The Last Time I Worked At Corporate Woods

It was 1989. I had just left FantaCo, the comic book store, after eight and a half years in November 1988. I was pretty burned out.

The time between leaving FantaCo and starting the new job was actually quite rewarding. My friend Nancy Sharlet was dying of cancer, and I got to spend a lot of time with her at the hospital, then when she went home, on the phone, before she died on January 1, 1989.

I started to work at an insurance company in February as a customer service representative. I won’t tell you which one, except that it has a primary color in its name.

The first weeks were OK. It was in a classroom setting, learning about medical prefixes and suffixes, as well as customer service decorum. And, when we finally hit the floor, it wasn’t so bad, at least initially.

Then things started to change. They had what I felt was an adequate software to process dental claims. Yet they changed it to something that I found totally incomprehensible, ordered because somebody’s brother-in-law (or the like) had designed it.

The middle management seemed to like to ride one particular person who was processing claims slower than the rest. I had befriended this woman, and I was not surprised that she left to work in the relative relaxation that was the Postal Service. So they needed someone new to ride, and that was me.

About this time came the great purge. They laid off a few middle managers, but all of the clerks, who were runners for the customer service reps. I was never so disappointed NOT to have been laid off in my life. They ought to have fired the regional manager, who was making $600,000 a year to make bad decisions such as the dental software and this one:

The company wanted to change over to a new medical billing system at the end of the year. A customer service representative could have told them that they ought to process the 1989 claims on the old system, giving people 30 days to get all of those in, then start processing the new (1990) claims on the new system. Instead, they stopped processing claims on the old system on Christmas Eve. The transition took six weeks, rather than the two we were told it would take. The customers wanted to know, not so much about the status of their 1990 claims, as much as their 1989 claims that would help them work on their taxes.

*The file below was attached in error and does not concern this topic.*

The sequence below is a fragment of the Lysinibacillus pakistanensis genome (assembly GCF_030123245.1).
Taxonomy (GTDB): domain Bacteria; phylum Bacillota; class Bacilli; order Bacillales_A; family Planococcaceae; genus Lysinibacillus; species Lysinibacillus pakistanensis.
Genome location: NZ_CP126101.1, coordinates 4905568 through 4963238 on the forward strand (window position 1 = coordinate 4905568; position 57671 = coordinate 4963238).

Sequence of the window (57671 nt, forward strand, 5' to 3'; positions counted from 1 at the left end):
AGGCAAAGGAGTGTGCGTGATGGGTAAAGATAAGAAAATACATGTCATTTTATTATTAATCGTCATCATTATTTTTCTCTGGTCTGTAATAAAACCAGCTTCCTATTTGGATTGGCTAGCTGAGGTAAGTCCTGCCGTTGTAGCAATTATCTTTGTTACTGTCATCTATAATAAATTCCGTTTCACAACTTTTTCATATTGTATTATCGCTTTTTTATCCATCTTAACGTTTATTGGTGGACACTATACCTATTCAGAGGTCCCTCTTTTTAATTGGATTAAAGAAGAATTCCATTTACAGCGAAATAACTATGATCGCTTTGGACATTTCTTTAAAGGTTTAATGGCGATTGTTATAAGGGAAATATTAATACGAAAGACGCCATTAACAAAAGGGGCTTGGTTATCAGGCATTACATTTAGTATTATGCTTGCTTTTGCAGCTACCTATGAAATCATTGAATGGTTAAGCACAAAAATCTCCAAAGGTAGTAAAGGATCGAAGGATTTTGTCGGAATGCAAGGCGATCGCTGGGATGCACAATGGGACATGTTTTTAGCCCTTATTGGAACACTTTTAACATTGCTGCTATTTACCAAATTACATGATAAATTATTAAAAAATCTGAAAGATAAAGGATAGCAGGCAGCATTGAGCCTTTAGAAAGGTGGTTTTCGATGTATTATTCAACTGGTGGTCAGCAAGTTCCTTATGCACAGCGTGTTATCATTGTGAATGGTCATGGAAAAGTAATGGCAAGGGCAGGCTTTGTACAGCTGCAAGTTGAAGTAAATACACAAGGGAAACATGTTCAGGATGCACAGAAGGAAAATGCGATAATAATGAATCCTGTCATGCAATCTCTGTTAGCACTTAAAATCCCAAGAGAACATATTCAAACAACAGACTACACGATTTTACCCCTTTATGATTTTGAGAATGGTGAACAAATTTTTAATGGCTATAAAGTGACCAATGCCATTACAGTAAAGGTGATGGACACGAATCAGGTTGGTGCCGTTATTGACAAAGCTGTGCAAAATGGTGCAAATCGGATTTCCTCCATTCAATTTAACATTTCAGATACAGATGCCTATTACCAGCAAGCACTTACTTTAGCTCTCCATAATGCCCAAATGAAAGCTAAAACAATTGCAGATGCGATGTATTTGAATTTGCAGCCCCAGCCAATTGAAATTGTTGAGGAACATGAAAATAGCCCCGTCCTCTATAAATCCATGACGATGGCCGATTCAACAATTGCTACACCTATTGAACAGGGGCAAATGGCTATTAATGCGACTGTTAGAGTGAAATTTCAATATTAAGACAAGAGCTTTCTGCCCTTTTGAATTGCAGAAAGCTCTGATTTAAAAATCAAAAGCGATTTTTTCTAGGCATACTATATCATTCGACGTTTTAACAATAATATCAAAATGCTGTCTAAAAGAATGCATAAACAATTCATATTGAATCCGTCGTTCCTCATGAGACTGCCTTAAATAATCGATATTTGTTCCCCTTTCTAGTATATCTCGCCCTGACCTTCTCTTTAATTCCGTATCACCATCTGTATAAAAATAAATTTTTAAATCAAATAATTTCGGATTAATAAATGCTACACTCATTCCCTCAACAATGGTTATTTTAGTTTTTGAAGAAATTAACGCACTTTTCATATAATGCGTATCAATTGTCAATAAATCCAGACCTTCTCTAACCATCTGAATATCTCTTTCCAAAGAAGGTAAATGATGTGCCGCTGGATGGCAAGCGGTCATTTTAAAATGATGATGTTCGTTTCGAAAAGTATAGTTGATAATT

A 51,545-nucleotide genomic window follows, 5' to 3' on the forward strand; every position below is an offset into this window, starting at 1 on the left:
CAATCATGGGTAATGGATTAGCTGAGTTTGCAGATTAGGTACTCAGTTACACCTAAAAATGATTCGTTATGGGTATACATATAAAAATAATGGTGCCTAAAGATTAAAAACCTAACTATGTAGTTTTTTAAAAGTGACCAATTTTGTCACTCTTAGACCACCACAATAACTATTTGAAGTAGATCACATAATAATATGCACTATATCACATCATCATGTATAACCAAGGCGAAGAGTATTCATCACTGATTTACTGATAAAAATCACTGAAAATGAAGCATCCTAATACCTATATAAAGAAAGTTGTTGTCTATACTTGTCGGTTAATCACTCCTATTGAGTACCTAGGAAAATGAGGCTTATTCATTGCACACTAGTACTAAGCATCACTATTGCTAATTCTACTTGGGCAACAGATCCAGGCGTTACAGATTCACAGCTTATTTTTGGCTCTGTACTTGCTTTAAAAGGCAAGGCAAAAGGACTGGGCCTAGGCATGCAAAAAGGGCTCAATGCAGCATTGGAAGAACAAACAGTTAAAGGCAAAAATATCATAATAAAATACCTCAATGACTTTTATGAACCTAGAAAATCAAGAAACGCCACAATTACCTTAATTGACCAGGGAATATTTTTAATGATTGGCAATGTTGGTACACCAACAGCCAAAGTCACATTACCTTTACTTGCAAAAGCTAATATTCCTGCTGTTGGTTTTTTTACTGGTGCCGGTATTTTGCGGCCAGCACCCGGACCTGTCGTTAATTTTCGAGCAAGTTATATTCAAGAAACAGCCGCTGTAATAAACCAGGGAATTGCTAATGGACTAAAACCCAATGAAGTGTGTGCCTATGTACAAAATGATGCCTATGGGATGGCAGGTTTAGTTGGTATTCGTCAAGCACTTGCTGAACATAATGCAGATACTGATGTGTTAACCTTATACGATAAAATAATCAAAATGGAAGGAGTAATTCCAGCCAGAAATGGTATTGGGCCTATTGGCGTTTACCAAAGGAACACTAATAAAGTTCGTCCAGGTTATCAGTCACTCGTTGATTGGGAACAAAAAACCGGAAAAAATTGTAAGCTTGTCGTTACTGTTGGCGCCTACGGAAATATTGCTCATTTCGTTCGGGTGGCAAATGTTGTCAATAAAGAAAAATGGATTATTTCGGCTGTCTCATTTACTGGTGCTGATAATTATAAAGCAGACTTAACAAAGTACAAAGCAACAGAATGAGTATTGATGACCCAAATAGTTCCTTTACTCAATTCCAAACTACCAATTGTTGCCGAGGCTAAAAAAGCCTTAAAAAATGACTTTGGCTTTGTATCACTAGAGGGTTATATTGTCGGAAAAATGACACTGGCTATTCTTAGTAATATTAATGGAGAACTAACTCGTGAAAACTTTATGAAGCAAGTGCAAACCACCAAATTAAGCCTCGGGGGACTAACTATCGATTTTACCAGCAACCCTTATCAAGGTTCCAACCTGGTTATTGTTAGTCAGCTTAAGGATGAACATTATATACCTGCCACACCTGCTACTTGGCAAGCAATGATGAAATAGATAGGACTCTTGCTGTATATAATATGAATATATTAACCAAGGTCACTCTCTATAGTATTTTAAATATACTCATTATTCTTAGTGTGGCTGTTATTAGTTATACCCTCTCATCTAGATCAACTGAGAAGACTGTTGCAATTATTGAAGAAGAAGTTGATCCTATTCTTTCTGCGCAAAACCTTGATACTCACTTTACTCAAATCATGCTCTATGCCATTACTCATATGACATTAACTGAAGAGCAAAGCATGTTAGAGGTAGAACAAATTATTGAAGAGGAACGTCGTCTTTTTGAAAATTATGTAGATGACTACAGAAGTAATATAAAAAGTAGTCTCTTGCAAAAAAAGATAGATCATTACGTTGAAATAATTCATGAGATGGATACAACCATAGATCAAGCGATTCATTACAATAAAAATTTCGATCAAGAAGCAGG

The first call someone makes on a specific claim is handled by the customer service rep. Subsequent calls were placed on the supervisor call queue. By the end of January, about half the calls were supervisor calls. People just wanted to know if we had RECEIVED their claims, but since there were 40,000 envelopes in the basement waiting for this new batch processing system, I couldn’t tell them. I was supposed to tell the customers NOT to refile, but got into trouble when I just couldn’t do that.

Finally, in the beginning of February, the new system went up. However, no information was transferred from the old system to the incompatible new system regarding whether any of the deductible had been met. New claims were processed, often stating that the charge was applied to the already-met deductible. Thus, a whole new flood of irate calls came pouring in.

During this period, I looked out the window one day and saw an ambulance at the building we were about to move into. Then another one. Then a couple more. Then a bus. It turned out something was wrong with the ventilation system in that building and 13 people were taken to the hospital. Fortunately only a couple people were admitted, and those only overnight, as I recall.

But as soon as we made the move to this new building, I gave notice. And, even though I didn’t have a job to go to, I left on March 1, 1990. March 1 was significant for two reasons:
1) it meant that my health insurance would last until the end of April (had I left a day earlier, it would have lapsed at the end of March), and
2) it meant that I would not be working there on my birthday (March 7)

There were 16 people in my training class. By the time I left, 13 months later, only three were still with the company. Coincidence? Sure.

But that’s not the (only) reason I hate our upcoming move to Corporate Woods.
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